PETA Footage Reveals That Mice Drowned, Monkey Was Denied Adequate Veterinary Care
For Immediate Release:
March 9, 2017
Tasgola Bruner 202-483-7382
Pittsburgh – A five-month PETA eyewitness investigation has revealed serious oversight issues and widespread animal suffering at the University of Pittsburgh (Pitt). PETA’s video footage is available here.
Among the multitude of problems that PETA documented at the facility, monkeys were apparently so distressed from being housed in barren cages that they paced and circled inside them. One, named Gandalf, was bitten so badly on the hand by a frustrated monkey caged nearby that his tendons were exposed, yet the veterinarian on call reportedly refused to examine his injury and prescribed only ibuprofen to relieve the pain. Three weeks after Gandalf was used in an experimental surgery, he was euthanized.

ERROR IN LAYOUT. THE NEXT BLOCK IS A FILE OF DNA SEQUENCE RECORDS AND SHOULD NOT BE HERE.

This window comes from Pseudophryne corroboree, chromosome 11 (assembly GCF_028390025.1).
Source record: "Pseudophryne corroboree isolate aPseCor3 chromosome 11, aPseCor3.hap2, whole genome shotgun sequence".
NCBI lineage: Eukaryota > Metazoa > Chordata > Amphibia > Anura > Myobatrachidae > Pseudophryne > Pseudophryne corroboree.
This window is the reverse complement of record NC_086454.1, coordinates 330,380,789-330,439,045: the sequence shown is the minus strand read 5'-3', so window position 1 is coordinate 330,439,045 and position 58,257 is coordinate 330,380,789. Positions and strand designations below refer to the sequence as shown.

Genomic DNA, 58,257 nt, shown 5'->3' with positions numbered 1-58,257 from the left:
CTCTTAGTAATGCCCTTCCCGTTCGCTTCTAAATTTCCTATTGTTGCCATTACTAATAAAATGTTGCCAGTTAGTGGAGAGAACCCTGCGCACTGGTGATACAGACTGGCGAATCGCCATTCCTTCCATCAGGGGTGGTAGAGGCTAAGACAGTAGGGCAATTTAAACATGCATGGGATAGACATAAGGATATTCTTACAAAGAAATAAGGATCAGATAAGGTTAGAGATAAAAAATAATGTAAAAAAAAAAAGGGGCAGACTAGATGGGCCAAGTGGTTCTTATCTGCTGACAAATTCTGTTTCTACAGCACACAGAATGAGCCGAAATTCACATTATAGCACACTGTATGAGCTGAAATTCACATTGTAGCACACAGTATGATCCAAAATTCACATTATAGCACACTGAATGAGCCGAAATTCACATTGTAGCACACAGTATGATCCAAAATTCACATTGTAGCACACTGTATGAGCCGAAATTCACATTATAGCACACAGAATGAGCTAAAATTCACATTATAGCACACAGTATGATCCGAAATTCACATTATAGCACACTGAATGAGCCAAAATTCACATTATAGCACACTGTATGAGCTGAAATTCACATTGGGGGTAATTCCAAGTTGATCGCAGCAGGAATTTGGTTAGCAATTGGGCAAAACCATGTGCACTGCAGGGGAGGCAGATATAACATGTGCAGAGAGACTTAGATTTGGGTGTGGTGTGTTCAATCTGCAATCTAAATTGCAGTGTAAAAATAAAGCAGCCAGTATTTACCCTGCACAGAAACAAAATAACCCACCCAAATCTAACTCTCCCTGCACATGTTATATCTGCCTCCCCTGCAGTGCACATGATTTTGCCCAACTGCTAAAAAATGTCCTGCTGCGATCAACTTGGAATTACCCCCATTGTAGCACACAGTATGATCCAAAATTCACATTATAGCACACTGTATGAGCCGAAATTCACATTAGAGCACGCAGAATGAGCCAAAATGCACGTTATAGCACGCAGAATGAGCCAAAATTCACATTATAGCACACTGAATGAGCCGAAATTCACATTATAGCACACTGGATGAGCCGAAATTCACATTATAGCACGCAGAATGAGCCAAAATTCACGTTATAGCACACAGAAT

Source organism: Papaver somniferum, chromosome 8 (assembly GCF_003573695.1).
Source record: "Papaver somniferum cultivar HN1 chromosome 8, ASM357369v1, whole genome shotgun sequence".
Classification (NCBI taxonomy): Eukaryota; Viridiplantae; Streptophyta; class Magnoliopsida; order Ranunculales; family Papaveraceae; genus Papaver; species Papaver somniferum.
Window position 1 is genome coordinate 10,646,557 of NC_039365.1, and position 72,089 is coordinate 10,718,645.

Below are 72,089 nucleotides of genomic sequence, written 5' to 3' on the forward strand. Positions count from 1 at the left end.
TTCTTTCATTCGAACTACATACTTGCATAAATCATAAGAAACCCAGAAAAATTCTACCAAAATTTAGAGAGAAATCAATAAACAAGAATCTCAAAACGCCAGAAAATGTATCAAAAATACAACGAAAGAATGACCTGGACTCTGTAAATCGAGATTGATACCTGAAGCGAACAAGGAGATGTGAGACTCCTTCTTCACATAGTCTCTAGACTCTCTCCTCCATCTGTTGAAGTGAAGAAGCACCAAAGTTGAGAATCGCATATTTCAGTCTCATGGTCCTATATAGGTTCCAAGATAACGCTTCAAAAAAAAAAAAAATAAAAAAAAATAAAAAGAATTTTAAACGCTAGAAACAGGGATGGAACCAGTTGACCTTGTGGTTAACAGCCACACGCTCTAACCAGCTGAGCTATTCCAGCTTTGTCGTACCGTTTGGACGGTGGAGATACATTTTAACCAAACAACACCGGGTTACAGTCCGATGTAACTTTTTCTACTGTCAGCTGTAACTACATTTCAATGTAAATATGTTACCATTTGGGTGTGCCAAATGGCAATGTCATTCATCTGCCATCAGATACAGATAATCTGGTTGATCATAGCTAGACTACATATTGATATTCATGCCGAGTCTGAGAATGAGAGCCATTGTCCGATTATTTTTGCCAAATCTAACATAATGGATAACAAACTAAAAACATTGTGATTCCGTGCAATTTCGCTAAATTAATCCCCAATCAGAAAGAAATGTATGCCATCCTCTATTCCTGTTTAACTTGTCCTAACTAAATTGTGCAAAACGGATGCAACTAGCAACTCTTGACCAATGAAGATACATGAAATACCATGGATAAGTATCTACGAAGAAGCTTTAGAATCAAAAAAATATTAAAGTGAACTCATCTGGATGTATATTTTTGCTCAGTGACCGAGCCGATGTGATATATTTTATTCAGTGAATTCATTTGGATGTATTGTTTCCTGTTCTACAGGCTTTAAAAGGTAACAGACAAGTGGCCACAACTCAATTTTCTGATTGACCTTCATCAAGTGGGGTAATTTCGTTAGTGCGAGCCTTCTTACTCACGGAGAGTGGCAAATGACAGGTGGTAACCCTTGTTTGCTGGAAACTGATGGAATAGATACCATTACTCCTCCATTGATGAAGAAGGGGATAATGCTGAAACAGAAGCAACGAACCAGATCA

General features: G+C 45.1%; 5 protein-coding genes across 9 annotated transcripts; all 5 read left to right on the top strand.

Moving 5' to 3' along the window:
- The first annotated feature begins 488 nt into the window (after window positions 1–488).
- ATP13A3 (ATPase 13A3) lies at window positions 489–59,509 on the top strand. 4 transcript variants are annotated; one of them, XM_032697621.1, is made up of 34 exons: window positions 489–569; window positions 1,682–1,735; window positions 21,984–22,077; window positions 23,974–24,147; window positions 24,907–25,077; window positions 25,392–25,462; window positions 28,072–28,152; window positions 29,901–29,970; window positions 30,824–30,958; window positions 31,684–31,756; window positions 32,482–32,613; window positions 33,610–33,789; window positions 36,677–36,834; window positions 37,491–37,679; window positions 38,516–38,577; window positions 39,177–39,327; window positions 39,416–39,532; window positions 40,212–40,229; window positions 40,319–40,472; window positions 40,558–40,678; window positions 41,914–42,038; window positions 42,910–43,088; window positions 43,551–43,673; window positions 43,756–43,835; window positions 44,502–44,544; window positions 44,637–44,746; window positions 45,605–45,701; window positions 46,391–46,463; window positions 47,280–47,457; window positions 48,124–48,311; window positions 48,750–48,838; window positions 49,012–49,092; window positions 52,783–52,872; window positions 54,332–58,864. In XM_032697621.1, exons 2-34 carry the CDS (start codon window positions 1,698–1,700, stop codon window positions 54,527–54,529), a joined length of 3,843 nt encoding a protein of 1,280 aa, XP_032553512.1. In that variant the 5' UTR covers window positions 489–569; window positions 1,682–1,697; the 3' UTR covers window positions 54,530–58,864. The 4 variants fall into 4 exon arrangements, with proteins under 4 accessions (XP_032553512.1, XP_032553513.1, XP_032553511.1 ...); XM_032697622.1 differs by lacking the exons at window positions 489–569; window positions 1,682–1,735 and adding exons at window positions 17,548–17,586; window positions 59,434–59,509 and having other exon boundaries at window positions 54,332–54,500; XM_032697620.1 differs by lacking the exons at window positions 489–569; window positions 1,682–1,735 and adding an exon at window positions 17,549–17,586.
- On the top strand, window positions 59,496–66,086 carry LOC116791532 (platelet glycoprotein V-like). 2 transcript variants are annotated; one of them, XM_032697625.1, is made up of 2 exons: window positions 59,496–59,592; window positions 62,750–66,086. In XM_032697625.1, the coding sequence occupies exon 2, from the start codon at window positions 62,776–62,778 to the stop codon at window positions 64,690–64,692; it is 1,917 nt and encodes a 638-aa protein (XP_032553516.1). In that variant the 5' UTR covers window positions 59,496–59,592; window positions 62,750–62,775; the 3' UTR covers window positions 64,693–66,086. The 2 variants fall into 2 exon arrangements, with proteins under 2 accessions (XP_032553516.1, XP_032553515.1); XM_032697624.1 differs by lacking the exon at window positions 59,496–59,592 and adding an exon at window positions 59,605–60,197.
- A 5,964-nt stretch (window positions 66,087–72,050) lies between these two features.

Employees at Pitt failed to provide animals with adequate veterinary care, safe housing, relief from pain and distress, and painless euthanasia. PETA’s eyewitness documented that mice drowned in flooded cages and died of dehydration when watering systems failed or were positioned incorrectly. In addition, rabbits were subjected to crippling surgeries and bred to have deformed skulls.
Pitt is exempt from state open records laws, even though it received more than $154 million in funding from Pennsylvania last year, and mice and rats are completely exempt from the Animal Welfare Act, the federal law covering the use of animals in laboratories.
“PETA is calling on the National Institutes of Health to kick the University of Pittsburgh off the gravy train,” says PETA’s Dr. Alka Chandna. “Monkeys, rabbits, mice, and rats at the university were tormented in cruel experiments and left to suffer, while experimenters—not veterinarians—gave the orders regarding their care.”